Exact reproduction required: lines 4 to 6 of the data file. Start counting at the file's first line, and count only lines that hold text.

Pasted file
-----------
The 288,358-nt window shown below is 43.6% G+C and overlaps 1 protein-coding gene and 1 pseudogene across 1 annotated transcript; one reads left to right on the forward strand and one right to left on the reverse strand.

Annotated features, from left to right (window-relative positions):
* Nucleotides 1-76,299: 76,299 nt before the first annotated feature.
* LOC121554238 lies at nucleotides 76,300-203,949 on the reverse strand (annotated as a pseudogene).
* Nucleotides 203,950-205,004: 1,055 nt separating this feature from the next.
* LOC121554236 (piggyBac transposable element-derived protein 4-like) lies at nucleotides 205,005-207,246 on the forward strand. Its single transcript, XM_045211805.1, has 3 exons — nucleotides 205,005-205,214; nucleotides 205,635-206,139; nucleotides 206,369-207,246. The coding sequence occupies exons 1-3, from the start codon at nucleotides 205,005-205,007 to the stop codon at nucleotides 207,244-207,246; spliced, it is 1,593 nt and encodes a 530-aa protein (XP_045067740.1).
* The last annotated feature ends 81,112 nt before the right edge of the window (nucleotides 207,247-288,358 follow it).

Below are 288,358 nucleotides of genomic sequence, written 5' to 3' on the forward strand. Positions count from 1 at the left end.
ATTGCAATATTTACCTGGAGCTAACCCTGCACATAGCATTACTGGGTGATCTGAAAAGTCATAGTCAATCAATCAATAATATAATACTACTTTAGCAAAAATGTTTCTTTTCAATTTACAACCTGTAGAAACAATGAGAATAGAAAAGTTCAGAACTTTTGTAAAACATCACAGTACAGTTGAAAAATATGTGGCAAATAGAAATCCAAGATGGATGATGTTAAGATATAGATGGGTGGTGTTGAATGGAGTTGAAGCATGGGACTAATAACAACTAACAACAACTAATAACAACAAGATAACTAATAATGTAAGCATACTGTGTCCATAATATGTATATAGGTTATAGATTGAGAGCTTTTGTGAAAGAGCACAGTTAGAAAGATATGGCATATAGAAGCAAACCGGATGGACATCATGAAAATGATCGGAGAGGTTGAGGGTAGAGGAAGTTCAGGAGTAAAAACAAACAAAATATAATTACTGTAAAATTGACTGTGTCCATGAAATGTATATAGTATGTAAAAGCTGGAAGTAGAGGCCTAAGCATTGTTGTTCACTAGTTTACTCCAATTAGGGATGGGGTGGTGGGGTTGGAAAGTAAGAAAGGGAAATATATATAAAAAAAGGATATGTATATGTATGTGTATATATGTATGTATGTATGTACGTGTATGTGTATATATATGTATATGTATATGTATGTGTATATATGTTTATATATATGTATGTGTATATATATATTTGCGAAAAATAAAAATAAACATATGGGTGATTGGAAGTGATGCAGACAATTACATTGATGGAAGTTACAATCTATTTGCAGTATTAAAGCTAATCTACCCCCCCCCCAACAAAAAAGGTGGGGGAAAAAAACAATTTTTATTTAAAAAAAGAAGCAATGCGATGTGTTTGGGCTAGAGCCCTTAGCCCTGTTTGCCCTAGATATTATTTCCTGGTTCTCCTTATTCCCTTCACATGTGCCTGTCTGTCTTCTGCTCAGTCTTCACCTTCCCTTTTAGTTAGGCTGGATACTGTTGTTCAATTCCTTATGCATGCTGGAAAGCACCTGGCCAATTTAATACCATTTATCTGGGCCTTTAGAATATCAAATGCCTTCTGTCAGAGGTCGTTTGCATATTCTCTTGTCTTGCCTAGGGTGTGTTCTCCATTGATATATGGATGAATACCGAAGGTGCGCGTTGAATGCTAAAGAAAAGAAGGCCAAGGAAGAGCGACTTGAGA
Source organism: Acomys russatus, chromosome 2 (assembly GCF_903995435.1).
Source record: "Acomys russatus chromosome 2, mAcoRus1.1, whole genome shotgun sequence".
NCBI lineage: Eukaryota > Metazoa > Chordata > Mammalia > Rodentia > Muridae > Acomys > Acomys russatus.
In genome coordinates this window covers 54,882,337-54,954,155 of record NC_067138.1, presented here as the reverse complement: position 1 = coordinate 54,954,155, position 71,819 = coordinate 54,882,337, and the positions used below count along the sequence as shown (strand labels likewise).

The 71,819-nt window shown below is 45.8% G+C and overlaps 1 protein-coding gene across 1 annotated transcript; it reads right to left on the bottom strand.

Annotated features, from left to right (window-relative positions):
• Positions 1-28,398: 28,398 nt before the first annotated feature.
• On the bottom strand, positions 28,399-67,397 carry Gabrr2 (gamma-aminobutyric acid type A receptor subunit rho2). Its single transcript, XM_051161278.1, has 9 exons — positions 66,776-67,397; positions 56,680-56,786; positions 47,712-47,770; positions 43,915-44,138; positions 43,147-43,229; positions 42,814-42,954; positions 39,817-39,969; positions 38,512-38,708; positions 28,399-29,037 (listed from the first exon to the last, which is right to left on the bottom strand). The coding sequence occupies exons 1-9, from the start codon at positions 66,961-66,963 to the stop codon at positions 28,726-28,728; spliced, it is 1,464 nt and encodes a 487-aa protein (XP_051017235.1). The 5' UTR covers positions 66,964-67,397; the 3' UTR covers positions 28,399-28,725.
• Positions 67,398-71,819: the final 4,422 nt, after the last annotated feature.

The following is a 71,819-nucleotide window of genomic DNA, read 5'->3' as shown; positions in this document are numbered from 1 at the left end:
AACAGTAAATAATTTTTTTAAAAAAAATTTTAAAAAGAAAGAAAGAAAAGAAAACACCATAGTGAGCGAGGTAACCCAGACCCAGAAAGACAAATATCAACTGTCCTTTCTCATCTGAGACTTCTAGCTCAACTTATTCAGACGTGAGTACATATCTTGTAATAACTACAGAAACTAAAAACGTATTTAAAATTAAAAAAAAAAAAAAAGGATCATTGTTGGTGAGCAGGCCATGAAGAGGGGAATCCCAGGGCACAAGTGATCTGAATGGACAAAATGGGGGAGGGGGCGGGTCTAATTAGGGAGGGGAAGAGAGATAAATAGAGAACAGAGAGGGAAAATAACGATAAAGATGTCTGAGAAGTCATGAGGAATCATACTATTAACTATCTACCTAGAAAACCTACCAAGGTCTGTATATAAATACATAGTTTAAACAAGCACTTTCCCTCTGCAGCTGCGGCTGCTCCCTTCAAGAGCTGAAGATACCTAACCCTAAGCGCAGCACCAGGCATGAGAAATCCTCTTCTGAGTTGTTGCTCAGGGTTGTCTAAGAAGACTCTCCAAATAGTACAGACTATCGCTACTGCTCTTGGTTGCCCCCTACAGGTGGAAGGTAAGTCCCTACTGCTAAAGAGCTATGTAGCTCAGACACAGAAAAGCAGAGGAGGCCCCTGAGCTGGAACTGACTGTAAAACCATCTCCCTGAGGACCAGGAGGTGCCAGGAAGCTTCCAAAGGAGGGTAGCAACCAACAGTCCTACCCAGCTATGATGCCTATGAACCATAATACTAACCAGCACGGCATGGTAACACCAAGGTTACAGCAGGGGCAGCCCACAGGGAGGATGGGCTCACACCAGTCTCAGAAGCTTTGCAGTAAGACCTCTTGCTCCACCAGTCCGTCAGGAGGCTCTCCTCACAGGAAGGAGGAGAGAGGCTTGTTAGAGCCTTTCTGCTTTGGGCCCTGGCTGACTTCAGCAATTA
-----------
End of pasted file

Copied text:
* LOC121554238 lies at nucleotides 76,300-203,949 on the reverse strand (annotated as a pseudogene).
* Nucleotides 203,950-205,004: 1,055 nt separating this feature from the next.
* LOC121554236 (piggyBac transposable element-derived protein 4-like) lies at nucleotides 205,005-207,246 on the forward strand. Its single transcript, XM_045211805.1, has 3 exons — nucleotides 205,005-205,214; nucleotides 205,635-206,139; nucleotides 206,369-207,246. The coding sequence occupies exons 1-3, from the start codon at nucleotides 205,005-205,007 to the stop codon at nucleotides 207,244-207,246; spliced, it is 1,593 nt and encodes a 530-aa protein (XP_045067740.1).